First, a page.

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Title: Bifurcations with spherical symmetry
Author: Sigrist, Rachel
ISNI:       0000 0004 2695 6852
Awarding Body: University of Nottingham
Current Institution: University of Nottingham
Date of Award: 2010
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Bifurcations from spherically symmetric states can occur in many physical and biological systems. These include the development of a spherical ball of cells into an asymmetrical state and the buckling of a sphere under pressure. They also occur in the evolution of reaction–diffusion systems on a spherical surface and in Rayleigh–Benard convection in a spherical shell. Many of the behaviours of these systems can be explained by their underlying spherical symmetry alone. Using results from the area of mathematics known as equivariant bifurcation theory we can use group theoretical methods both to predict the symmetries of the solutions which are expected to result from bifurcations with symmetry and compute their stability. In this thesis both stationary and Hopf bifurcation with spherical symmetry are discussed. Firstly, using group theoretical techniques, the symmetries of the periodic solutions which can be found at a Hopf bifurcation with spherical symmetry are computed. This computation has been carried out previously but contains some errors which are corrected here. For one particular representation of the group of symmetries of the sphere the stability properties of the bifurcating branches of periodic solutions resulting from the Hopf bifurcation are analysed and a survey is carried out of other periodic and quasiperiodic solutions which can exist. Secondly, symmetry considerations are used to investigate the existence and stability properties of symmetric spiral patterns on the surface of a sphere which result from stationary bifurcations. It is found that in the case of the Swift–Hohenberg equation spiral patterns with one or more arms can exist and be stable on spheres of certain radii. Although one-armed spirals in the Swift–Hohenberg equation are stationary solutions, it is shown that generically one-armed spirals on spheres must drift.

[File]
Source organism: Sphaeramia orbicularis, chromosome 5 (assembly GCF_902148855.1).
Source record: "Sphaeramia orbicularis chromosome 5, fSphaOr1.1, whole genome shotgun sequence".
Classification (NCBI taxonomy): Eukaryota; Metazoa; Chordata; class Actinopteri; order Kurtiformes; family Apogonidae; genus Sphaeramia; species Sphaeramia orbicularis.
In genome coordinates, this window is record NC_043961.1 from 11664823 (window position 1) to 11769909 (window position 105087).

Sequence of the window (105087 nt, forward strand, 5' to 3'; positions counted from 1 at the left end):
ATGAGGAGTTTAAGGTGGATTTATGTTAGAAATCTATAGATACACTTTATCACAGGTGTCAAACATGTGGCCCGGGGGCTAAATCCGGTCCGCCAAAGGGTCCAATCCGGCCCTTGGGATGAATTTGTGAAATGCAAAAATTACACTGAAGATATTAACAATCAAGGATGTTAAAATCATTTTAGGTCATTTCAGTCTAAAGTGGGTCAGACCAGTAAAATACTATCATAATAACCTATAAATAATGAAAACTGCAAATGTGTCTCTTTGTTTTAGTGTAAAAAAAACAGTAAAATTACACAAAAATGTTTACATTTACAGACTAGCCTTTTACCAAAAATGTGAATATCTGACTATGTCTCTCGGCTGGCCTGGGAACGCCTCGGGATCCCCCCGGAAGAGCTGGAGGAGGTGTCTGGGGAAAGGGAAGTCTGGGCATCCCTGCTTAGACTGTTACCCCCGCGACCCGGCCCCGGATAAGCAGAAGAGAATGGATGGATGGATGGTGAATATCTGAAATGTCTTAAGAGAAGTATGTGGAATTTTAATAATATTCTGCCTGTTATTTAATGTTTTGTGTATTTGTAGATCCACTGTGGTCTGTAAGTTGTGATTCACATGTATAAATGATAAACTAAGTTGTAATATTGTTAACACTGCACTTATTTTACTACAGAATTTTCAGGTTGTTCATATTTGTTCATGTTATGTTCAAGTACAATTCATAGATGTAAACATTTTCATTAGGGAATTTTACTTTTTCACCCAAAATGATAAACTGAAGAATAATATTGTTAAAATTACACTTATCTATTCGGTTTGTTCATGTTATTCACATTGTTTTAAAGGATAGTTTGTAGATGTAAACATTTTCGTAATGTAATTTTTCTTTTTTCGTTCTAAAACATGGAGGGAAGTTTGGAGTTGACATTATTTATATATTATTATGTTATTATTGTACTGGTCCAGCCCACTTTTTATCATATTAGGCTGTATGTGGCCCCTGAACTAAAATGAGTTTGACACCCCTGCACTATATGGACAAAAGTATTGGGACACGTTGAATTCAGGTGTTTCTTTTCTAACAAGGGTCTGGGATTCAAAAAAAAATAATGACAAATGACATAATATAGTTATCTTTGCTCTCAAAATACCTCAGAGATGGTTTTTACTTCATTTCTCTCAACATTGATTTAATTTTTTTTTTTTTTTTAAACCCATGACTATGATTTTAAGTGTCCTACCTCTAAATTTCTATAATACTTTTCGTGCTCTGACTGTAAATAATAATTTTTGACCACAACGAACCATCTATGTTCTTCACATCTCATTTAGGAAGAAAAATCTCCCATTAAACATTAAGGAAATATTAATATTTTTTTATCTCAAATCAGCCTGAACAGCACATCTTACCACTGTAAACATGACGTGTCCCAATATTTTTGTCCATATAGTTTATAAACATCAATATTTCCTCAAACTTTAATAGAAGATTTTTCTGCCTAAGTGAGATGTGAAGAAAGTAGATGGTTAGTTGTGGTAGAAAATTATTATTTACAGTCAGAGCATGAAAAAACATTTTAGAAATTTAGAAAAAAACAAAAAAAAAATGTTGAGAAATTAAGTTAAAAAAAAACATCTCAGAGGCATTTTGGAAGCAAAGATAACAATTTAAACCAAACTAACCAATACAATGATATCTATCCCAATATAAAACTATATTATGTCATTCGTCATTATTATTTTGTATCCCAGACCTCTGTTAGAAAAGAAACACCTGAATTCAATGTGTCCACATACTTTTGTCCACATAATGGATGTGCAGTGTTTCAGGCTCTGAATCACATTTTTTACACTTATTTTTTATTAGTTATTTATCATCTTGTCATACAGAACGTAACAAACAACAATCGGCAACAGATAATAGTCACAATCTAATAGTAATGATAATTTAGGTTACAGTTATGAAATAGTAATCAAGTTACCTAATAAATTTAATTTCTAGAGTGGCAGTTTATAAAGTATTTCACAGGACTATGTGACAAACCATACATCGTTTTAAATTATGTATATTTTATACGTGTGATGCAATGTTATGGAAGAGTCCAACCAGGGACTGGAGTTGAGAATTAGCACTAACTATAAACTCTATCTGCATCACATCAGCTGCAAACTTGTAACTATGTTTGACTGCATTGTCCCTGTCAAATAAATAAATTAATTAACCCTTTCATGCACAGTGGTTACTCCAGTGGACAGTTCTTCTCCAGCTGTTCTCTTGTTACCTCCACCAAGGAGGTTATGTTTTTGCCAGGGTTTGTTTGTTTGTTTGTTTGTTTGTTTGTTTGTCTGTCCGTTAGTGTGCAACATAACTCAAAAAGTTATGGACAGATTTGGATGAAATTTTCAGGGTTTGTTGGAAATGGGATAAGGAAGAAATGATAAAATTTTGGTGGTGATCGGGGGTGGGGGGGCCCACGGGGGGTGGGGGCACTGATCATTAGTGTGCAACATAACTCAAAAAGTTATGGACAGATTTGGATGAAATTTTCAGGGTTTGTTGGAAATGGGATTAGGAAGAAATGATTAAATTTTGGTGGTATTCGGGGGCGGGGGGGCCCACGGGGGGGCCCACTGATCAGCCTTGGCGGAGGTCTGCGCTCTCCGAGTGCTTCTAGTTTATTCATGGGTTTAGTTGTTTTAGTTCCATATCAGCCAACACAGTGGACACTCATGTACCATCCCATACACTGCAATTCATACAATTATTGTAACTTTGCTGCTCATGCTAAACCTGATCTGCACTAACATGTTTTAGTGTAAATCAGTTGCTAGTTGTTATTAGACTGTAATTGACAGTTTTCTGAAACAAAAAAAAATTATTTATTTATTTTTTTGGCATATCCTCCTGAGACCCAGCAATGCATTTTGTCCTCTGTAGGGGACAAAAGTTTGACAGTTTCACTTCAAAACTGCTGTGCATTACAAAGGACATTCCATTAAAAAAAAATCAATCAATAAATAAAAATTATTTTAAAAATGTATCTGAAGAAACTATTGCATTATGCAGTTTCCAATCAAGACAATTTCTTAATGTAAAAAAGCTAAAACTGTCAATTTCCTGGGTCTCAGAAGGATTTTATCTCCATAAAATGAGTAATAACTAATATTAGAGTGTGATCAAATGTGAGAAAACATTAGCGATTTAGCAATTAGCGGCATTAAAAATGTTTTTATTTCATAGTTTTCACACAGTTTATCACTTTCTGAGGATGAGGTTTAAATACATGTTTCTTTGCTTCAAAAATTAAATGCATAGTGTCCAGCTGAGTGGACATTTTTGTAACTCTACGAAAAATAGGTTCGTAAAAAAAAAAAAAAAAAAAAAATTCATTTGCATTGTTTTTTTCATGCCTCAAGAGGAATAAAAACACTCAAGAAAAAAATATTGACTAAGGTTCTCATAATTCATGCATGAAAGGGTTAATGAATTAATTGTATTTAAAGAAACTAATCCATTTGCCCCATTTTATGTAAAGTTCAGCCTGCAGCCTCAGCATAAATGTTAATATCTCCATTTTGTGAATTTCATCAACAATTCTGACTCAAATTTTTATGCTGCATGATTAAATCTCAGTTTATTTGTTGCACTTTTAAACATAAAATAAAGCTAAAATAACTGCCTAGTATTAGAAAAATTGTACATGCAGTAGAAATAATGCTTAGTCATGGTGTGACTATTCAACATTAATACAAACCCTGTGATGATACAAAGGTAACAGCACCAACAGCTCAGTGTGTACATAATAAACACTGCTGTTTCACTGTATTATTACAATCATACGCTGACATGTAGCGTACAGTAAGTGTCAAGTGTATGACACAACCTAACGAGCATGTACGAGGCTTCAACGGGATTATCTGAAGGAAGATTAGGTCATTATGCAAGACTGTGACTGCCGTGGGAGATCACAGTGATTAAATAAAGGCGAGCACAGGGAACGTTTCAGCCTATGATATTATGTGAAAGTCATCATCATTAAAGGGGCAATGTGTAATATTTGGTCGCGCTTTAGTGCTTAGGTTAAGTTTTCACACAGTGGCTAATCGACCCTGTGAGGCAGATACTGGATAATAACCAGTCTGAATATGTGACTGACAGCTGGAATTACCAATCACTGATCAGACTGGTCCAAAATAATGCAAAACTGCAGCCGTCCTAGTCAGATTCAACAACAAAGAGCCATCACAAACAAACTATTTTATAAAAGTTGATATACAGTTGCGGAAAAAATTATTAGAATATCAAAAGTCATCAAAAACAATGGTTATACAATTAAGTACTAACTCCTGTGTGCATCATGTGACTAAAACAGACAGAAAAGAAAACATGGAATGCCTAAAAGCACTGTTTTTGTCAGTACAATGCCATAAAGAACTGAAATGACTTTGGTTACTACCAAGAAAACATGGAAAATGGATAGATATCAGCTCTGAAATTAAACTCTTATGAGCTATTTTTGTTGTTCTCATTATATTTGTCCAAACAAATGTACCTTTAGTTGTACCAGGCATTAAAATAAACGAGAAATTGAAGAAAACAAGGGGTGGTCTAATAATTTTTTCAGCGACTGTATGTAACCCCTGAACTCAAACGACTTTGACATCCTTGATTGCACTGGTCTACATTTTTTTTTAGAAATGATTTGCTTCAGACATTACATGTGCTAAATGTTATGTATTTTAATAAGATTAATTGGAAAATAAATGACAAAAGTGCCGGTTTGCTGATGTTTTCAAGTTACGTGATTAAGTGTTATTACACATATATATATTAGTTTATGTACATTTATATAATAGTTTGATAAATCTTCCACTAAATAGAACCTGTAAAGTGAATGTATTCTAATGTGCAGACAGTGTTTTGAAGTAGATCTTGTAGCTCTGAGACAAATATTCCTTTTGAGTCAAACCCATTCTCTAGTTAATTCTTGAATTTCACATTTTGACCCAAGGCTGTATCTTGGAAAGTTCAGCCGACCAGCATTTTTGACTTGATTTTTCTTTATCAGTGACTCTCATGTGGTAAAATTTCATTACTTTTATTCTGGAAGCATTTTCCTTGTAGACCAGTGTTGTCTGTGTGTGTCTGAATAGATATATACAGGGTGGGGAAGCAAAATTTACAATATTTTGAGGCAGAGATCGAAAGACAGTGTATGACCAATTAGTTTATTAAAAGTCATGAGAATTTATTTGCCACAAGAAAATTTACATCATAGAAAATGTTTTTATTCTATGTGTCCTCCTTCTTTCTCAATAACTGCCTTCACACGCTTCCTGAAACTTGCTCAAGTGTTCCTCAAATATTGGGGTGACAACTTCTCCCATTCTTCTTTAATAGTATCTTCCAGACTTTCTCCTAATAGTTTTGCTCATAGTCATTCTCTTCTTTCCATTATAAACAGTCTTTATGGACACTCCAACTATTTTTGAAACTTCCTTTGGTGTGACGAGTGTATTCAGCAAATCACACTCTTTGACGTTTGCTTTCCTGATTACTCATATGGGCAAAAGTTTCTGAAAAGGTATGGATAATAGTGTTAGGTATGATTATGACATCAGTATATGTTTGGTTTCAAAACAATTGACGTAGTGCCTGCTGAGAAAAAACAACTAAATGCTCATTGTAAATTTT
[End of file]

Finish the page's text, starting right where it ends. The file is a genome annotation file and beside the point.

Supervisor: Not available Sponsor: Not available
Qualification Name: Thesis (Ph.D.) Qualification Level: Doctoral
EThOS ID:  DOI: Not available
Keywords: QA299 Analysis